There are so many steps you can take to address your cortisol and it really is bio-individual. Some are more researched than others, with my suggestions below being some of the most researched and successful with my clients. Here is my simple protocol to get you started for balancing cortisol.

  • Start a regular massage routine. Getting a massage once or twice a month not only prioritizes self-care, but it also helps the muscles and the fascia to release tightness and it helps to move stuck energy throughout the body. You can do this by paying for massage and/or you can start a foam roller practice, which acts like a self massage. 
  • Add B Vitamins and Omega-3’s if you are deficient. Both of these nutritional gems helps to soothe the nervous system. You can get them in supplemental form or you can eat foods like salmon, leafy greens, liver, beef, eggs, sunflower seeds, and nutritional yeast for B vitamins. Want more Omega-3’s? Fill your meals with foods like walnuts, almonds, fatty fishes, avocados, and chia seeds.
  • Honor your voice. This was the biggest action step for my own personal success! Talk through what’s stressing you with someone you trust. Get it off your chest and learn how you can work through it so it doesn’t consume you. While you are at it…
  • Honor your energy. Restore your energy by regular meditation or yoga sessions to help calm the nervous system and bring your conscious awareness back into homeostasis and alignment.
  • Drink more green tea. L-theanine, an amino acid found in green tea, helps to reduce stress. Limit your coffee and alcohol, especially if you are more sensitive to either of these. 
  • Eat more dark chocolate. Yes, eat more dark chocolate, but make sure that it is the 75% or higher variety or raw cacao. Dark chocolate is high in magnesium, a mineral necessary to balancing your stress response. 
  • Take phosphatidylserine.  Phosphatidylserine is helpful to take until you perceive less stress and your HPA is no longer hypervigilant. 
  • Add an adaptogen that helps to reset cortisol. You can try Ashwagandha or Rhodiola, often being successful when taken at night. To help increase your testosterone, you can try some Maca in the morning.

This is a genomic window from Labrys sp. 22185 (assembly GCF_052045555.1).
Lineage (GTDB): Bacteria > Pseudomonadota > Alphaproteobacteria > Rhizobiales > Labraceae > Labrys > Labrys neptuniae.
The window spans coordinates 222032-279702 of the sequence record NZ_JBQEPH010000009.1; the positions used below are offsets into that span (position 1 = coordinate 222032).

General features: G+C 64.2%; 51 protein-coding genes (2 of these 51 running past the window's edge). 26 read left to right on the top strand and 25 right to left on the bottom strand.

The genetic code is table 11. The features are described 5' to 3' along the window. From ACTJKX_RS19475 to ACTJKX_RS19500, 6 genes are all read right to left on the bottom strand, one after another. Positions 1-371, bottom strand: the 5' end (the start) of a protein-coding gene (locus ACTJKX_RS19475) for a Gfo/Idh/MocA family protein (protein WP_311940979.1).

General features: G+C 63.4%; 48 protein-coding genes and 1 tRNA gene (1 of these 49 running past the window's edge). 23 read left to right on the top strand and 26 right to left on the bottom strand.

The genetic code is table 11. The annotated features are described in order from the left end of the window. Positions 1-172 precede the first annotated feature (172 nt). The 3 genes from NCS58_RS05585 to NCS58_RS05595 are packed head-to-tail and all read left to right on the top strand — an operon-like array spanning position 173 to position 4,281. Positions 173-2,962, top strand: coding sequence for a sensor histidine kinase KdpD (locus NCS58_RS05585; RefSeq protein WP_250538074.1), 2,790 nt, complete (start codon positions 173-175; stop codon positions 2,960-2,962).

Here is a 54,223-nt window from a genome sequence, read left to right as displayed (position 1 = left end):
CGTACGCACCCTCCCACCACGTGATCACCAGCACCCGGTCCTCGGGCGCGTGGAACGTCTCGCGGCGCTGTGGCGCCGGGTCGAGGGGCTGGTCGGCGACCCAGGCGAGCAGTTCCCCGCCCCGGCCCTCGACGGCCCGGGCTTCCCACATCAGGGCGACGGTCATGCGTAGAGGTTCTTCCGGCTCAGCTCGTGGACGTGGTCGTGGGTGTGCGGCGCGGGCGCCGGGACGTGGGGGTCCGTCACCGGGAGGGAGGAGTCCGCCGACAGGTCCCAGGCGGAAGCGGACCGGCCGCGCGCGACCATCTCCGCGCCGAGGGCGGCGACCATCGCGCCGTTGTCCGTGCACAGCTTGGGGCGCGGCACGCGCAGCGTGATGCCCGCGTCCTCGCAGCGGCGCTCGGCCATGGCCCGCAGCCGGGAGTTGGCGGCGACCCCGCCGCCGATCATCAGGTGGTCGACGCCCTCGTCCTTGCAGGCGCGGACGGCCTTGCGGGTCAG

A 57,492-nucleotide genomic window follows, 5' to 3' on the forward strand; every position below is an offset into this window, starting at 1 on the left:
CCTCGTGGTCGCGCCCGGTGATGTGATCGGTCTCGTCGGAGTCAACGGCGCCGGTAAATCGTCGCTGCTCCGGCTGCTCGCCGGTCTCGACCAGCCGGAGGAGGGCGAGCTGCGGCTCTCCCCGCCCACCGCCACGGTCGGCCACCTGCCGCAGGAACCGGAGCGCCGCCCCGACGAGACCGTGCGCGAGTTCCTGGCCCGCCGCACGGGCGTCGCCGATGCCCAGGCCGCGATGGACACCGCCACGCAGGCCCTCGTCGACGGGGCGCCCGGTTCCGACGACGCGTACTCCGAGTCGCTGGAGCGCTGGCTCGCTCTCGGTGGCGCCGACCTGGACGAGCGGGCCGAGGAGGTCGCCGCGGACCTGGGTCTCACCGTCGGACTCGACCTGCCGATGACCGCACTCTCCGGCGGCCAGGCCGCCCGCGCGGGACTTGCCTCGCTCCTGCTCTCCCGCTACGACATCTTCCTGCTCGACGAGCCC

As you get older and your hormones begin to naturally transition into a peri-, post-, and menopausal stage, it is even more important to pay attention to your stress levels and to the hormones that play critical roles. Next blog, I will be talking about the key hormonal players that you need to know about that keep you in balance and living your best life yet!

References: 

  1. Cuciureanu MD, Vink R. Magnesium and stress. In: Vink R, Nechifor M, editors. Magnesium in the Central Nervous System [Internet]. Adelaide (AU): University of Adelaide Press; 2011. Available from: https://www.ncbi.nlm.nih.gov/books/NBK507250/
  2. Hellhammer, J., Vogt, D., Franz, N., Freitas, U., & Rutenberg, D. (2014). A soy-based phosphatidylserine/ phosphatidic acid complex (PAS) normalizes the stress reactivity of hypothalamus-pituitary-adrenal-axis in chronically stressed male subjects: a randomized, placebo-controlled study. Lipids in health and disease, 13, 121. https://doi.org/10.1186/1476-511X-13-121

Want more?

Join my Patreon and become part of my garden of wild flowers! Not only will you be part of the exclusive content that I ONLY share with my Patreon members, but you will also be helping a community of holistic health like-minded people push forward!

And, if you are not getting my weekly emails…

Instagram3

 

I love inspiration through story-telling! If you liked this article, then you will love my other blogs.

Click here to get my Free 10-day body reset detox guide. You will become part of my tribe and get weekly blogs delivered straight to your inbox (along with a free gift and other insider tips that only my tribe will get)!